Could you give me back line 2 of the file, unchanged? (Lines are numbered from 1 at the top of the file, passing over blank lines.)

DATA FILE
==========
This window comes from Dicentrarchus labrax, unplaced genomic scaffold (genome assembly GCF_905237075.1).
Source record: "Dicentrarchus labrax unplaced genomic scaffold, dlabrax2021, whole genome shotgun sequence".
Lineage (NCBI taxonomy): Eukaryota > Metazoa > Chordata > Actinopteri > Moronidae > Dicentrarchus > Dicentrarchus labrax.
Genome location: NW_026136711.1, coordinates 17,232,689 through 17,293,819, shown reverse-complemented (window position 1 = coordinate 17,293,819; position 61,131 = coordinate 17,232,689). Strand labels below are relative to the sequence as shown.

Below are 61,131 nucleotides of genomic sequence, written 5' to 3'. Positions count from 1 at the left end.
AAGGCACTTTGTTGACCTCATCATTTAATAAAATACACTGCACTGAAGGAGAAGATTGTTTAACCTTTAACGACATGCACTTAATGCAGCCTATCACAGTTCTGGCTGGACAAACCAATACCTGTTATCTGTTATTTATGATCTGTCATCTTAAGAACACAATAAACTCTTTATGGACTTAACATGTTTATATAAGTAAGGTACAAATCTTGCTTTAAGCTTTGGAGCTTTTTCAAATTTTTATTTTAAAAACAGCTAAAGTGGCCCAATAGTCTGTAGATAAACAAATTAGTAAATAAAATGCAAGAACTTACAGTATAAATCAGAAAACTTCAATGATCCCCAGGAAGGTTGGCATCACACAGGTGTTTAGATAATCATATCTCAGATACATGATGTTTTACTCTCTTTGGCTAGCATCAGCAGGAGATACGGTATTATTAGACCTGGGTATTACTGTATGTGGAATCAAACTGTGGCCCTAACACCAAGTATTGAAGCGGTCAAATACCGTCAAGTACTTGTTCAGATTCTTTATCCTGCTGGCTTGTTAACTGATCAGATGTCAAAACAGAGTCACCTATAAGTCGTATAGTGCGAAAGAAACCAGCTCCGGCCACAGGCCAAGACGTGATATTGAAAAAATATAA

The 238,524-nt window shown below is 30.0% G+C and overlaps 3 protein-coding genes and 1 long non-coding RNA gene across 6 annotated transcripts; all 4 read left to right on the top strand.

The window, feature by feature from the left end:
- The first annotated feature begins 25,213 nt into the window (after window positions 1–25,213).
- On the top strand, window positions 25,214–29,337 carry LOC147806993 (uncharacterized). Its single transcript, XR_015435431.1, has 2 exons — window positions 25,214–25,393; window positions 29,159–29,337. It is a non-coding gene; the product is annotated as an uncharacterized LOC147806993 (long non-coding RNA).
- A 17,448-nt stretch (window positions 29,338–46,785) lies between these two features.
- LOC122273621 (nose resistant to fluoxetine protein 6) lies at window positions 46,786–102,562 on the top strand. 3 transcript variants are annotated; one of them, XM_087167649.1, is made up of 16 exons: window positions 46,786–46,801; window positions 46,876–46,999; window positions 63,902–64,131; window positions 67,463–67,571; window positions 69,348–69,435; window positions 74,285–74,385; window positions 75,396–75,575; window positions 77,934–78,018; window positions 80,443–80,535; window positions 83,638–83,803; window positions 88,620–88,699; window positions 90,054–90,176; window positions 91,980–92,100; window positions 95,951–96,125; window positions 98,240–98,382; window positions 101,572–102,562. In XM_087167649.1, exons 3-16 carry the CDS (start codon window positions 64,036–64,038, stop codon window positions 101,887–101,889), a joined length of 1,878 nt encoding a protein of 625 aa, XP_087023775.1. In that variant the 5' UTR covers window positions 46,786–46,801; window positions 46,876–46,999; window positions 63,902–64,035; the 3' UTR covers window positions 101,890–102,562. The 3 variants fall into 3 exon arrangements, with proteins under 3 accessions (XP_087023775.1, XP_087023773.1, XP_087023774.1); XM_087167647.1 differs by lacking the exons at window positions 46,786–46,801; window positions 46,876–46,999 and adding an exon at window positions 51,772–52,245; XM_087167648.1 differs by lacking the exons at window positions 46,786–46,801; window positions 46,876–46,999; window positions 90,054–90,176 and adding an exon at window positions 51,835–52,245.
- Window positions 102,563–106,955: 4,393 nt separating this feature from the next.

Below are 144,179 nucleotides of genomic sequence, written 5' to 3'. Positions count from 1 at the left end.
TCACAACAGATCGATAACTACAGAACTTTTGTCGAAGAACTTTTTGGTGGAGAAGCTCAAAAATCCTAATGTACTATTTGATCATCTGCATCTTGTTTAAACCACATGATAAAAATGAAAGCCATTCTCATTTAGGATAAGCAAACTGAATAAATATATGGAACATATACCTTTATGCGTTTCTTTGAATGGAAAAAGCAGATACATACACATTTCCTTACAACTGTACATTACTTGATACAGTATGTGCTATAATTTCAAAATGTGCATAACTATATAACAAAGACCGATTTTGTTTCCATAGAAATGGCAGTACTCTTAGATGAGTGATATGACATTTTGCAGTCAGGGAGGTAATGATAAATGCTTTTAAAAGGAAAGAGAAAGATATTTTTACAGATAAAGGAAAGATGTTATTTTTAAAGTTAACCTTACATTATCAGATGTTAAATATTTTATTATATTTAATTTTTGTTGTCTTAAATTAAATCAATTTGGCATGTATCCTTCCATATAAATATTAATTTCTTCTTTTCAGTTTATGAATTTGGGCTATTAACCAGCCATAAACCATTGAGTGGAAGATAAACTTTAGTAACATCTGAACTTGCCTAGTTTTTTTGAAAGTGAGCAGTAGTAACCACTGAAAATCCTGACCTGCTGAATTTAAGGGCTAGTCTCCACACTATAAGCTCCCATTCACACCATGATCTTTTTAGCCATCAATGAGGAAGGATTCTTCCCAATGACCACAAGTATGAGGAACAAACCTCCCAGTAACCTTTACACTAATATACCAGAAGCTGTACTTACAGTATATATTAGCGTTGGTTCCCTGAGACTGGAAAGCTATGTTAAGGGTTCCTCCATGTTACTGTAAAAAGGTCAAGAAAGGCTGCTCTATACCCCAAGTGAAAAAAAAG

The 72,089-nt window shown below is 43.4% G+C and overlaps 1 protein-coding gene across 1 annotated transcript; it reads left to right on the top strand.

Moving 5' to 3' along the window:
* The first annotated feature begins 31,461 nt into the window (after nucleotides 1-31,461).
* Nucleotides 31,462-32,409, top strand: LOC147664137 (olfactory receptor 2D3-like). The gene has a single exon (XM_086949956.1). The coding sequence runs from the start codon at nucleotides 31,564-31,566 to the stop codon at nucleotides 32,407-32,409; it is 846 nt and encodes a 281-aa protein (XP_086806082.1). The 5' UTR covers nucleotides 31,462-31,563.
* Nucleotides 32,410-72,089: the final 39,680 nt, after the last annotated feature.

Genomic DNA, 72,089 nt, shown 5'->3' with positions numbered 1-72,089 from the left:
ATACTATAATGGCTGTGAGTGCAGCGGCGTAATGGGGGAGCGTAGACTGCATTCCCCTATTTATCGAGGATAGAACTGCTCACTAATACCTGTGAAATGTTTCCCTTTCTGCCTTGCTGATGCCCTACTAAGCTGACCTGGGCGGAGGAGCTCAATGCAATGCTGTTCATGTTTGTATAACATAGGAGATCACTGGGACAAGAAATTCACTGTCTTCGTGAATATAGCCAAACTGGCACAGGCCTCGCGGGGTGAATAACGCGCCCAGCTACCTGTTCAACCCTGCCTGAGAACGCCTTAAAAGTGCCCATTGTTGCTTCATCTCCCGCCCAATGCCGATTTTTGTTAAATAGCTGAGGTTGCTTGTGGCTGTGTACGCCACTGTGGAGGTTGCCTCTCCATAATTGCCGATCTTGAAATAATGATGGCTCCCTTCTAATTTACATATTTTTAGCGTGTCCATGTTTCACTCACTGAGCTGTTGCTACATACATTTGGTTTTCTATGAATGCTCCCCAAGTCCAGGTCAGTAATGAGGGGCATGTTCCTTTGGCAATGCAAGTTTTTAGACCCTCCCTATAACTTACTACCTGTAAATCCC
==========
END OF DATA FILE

Source record: "Dicentrarchus labrax unplaced genomic scaffold, dlabrax2021, whole genome shotgun sequence".